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A selection of endorsers for our comprehensive long-term strategy, We can solve poverty in the UK, which shows how the Government, businesses, communities, charities and individuals can all mobilise for a UK free from poverty.
JRF’s work on poverty confronts a critical issue facing UK
society and the global community at large. Poverty matters
to us all – individuals, companies, and government – and
the case for action to develop solutions is compelling across
many dimensions. The moral obligation to assist those in
need is fundamental and should be sufficient to catalyze
immediate change. However, there are even further reasons
Unaddressed, poverty tears at the social fabric of society,
creating understandable disillusionment and unrest in
afflicted communities. Mounting social instability in turn has
the capacity to create economic volatility, harming the
potential for continued growth and shared prosperity.
Indeed, the economic case for addressing poverty is one
which underpins our collective ability to realize a
sustainable, prosperous, and equitable future. JRF’s
commitment to this issue will undoubtedly advance the
dialogue, providing tangible solutions for positive change.
I am pleased the Joseph Rowntree Foundation has thrown
the spotlight on the shameful effects of poverty and
disadvantage on our young people. Reducing poverty
should be one of the key aims of the government, because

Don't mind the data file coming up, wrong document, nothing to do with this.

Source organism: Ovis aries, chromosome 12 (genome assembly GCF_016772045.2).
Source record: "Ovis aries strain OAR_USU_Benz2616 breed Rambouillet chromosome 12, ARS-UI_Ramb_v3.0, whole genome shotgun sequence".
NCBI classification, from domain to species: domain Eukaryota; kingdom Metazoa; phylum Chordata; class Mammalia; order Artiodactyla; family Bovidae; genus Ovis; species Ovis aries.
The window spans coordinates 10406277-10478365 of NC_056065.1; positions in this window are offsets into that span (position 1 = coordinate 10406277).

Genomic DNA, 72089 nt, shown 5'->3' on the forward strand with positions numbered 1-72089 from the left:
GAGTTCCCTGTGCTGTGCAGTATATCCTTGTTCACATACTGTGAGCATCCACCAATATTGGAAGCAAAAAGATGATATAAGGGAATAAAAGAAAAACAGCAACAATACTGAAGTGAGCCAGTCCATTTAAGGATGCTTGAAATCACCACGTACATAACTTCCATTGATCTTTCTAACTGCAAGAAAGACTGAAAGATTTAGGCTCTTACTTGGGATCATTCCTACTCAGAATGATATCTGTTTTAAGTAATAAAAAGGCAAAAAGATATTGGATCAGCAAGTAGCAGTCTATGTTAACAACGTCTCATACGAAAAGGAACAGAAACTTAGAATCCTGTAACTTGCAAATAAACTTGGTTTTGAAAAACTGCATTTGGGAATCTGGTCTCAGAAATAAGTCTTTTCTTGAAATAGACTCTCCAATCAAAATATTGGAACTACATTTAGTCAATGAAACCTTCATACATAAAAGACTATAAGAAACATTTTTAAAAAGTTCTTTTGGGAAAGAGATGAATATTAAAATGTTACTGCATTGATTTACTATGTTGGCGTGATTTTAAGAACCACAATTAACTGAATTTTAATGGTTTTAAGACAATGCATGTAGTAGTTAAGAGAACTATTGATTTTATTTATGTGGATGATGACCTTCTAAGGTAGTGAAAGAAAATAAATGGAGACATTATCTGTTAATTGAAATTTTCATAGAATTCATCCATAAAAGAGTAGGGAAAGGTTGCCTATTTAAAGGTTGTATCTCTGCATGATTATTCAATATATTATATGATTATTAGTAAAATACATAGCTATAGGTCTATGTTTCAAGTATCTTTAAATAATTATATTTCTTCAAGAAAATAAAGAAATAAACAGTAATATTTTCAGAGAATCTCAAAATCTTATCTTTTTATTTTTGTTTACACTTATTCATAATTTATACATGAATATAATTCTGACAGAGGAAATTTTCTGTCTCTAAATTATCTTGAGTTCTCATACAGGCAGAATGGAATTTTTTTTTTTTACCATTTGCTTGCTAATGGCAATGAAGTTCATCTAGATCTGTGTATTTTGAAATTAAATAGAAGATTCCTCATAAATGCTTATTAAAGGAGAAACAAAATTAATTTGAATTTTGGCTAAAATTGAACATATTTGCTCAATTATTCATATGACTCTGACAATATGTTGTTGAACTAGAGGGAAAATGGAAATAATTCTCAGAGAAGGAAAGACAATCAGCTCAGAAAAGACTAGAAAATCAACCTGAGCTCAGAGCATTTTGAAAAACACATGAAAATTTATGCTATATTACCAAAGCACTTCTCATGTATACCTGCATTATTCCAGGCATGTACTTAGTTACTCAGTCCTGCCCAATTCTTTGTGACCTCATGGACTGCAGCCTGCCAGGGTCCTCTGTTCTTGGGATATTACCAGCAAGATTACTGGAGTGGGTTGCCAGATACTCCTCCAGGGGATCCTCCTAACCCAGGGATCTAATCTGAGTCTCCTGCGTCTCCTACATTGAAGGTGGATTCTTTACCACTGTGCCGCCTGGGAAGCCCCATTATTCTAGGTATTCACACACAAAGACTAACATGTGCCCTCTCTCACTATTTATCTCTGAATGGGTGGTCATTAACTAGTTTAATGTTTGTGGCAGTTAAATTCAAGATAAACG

generations of young people are missing out on fulfilling
their true potential because of hunger, bad housing
conditions and poor mental health as a result.
We ought to hang our heads in shame that, in the fifth
richest country, so many of our children are familiar with
food banks. I urge the Government to prioritise reducing
poverty to give this and future generations of children a
good start in life. Without tackling child poverty the Prime
Minister will certainly not be able to achieve her aim of
improving social mobility.
The UK has an ‘in-work poverty’ problem. Over 6 million
people are paid less than they need to live on and 64% of
children in poverty live with someone in work. It’s clear that
work does not provide a guaranteed route out of poverty in
the UK. JRF’s anti-poverty strategy comes at a critical
moment - it provides a comprehensive framework for
tackling poverty and offers real solutions to the UK’s
entrenched poverty problem that we so desperately need.
Paying the Living Wage is a key part of this
strategy. Starting as a grassroots campaign 15 years ago,
there are now over 2700 accredited Living Wage employers
meaning that tens of thousands of low-paid workers have
been lifted out of poverty. As the JRF make clear, UK
poverty can only be solved by partners across business,
civil society, voluntary organisations and governments
working together to take action – we welcome this timely call
for Public Health
The link between poverty and health outcomes is well
established. We know that the social determinants of health
– the place where we live, who our parents are, the kind of
school we attend- has a massive bearing on our life and on
our health outcomes. For those living in poverty, optimising
health and wellbeing is often difficult as struggling financially
has an impact on an individual’s stress, anxiety and overall
mental and physical wellbeing . We also know (from our
Health on the High Street campaign) that those living in
more socially deprived areas have fewer healthy choices
available and are often situated in areas in which there is a
clustering of unhealthy businesses. We welcome JRF’s new
strategy and its commitment to reduce poverty across the
life course. Reducing poverty will ultimately improve the
nation’s health and wellbeing and will make us stronger and
more cohesive as a country.
Helen Dickinson OBE